On World Children’s Day, celebrated world-wide on 20 November to enhance international awareness of problems surrounding children and to promote improvement in children’s welfare, many children in Turkey are facing serious problems.
A recent report by the Human Rights Association (İHD) of Turkey indicates that the right to life of children has been frequently violated by the Turkish military and police within the last 10 years, in the course of which 64 children were shot and killed by state forces. The İHD earlier reported a further 20 incidents in which children were killed by police and military armoured vehicles between 2008 and 2021.
Also according to the İHD, 62 children were killed in bombing incidents between 2011 and 2021. These include 19 children killed in the Roboski Massacre on 28 December 2011, when a group of Kurdish children kolbars (unsanctioned border traders – usually trading in foodstuffs) crossing the Iraqi border into Turkey were bombed by Turkish war planes. In another incident 34 children were killed by a bomb reportedly placed by the Islamic State (ISIS) in Turkey’s southeastern province of Antep (Dîlok) on 20 August 2016.
Toddlers behind bars
Meanwhile another children’s issue in need of urgent revision in Turkey is that of babies and small children being put behind bars alongside their mothers. In a statement released in March 2021, the Turkish Ministry of Justice announced that at the time there were 345 children between the ages of 0-6 in prisons in Turkey.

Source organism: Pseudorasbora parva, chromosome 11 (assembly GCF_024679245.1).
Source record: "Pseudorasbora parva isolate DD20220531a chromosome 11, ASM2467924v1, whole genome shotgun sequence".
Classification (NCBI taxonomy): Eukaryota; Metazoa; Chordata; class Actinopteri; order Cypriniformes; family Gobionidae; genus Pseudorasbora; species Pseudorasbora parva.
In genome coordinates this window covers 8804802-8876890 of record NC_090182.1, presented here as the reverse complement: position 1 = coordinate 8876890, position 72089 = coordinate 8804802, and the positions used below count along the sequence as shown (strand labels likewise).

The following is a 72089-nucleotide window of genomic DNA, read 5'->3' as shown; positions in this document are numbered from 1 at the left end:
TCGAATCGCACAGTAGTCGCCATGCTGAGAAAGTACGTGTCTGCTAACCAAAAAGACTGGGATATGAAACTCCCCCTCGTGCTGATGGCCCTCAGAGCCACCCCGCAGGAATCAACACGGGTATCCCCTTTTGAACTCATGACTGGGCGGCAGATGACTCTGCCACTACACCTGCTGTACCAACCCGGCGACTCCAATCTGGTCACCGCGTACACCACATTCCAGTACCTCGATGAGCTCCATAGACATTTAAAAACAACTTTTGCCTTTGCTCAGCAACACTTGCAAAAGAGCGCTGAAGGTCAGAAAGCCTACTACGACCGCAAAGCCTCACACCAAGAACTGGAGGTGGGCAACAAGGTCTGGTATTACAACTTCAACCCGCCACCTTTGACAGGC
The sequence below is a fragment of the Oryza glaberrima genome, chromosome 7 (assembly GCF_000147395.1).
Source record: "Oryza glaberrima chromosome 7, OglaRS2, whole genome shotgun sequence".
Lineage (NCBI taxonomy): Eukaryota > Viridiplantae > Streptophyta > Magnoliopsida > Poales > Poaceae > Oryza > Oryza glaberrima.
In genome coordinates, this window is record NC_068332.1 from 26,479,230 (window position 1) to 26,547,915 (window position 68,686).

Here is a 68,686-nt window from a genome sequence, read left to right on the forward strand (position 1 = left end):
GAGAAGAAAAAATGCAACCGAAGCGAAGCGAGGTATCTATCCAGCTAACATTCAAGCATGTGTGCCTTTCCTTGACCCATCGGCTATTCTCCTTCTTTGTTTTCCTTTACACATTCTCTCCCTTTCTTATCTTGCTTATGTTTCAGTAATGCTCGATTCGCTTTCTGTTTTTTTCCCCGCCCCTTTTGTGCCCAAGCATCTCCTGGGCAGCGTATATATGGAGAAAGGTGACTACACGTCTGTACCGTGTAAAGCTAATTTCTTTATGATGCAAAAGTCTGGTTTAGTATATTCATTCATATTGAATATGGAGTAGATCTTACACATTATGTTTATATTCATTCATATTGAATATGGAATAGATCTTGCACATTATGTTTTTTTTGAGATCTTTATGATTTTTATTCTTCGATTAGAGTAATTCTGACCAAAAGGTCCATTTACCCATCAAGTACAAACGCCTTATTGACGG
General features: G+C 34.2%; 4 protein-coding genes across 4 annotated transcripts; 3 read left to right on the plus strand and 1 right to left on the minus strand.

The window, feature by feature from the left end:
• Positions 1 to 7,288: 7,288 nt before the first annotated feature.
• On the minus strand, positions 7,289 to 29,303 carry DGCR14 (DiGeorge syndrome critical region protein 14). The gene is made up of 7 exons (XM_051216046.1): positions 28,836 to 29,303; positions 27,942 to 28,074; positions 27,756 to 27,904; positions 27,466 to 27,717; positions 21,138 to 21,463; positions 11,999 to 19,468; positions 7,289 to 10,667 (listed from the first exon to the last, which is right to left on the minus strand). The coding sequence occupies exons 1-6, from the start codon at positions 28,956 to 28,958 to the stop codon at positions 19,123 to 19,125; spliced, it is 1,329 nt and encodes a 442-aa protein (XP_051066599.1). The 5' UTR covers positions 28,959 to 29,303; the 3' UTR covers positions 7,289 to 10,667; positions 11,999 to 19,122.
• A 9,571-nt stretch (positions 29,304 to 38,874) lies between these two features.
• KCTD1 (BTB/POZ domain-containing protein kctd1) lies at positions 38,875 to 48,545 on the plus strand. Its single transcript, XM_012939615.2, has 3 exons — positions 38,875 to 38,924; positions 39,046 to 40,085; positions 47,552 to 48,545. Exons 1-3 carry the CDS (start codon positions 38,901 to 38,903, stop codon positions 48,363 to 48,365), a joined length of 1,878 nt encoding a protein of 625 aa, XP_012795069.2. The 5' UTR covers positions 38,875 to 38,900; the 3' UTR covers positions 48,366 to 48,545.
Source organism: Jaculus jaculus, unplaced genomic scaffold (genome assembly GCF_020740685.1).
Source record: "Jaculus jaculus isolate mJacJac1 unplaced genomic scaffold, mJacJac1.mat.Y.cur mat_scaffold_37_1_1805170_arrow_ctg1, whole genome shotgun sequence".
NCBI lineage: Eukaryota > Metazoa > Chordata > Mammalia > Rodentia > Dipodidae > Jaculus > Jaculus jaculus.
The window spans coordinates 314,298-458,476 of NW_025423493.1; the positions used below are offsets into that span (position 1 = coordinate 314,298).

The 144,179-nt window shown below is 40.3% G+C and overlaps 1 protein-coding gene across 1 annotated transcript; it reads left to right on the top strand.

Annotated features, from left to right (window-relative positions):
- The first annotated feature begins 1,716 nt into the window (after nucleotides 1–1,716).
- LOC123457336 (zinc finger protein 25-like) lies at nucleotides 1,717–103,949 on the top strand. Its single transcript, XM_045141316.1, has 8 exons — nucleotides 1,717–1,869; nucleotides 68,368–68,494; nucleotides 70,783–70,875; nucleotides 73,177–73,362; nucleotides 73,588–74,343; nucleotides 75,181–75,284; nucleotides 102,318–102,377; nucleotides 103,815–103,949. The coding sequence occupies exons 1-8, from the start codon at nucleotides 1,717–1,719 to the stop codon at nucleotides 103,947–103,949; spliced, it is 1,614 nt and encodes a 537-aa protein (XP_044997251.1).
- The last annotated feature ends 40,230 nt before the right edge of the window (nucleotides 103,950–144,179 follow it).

A 2019 report by the Turkish Institution of Statistics (TÜİK) indicated that there were 720,000 working children under the age of 17, but the Peoples’ Democratic Party (HDP) said in a statement on Friday that the true number of working children is currently around 2 million.
According to TÜİK data, 15.9% of working children are between the ages of 12 – 14, 4.4% between 5 – 11, and the remainder between 15 – 17.
A June 2021 report by Health and Safety Labour Watch Turkey indicates that in the past eight years 513 children died at work, including 58 children of refugee families. According to the report, 294 died in agriculture and forestry jobs, 50 in construction and 37 in metalwork.
Sexual offences against children
Data provided by the Turkish Ministry of Justice reveals that over 46% of legal cases regarding sexual offences in 2019 consisted of offences against children.
Meanwhile, in 2020, according to the TÜİK, 17,047 girls aged 16-17 were married, and 9,714 between the ages of 15-17 and 142 under the age of 15 gave birth.
The rate of primary school enrolment for females is reported to have dropped from 98.9% in 2012 to 93.1% in 2020.
Denial of education in the mother language
A further major issue for children in Turkey is the fact that Turkish is the only language of education in the country, thus excluding millions of Kurdish-speaking children, and in recent years in particular, hundreds of thousands of refugee children from eduction in their mother-language.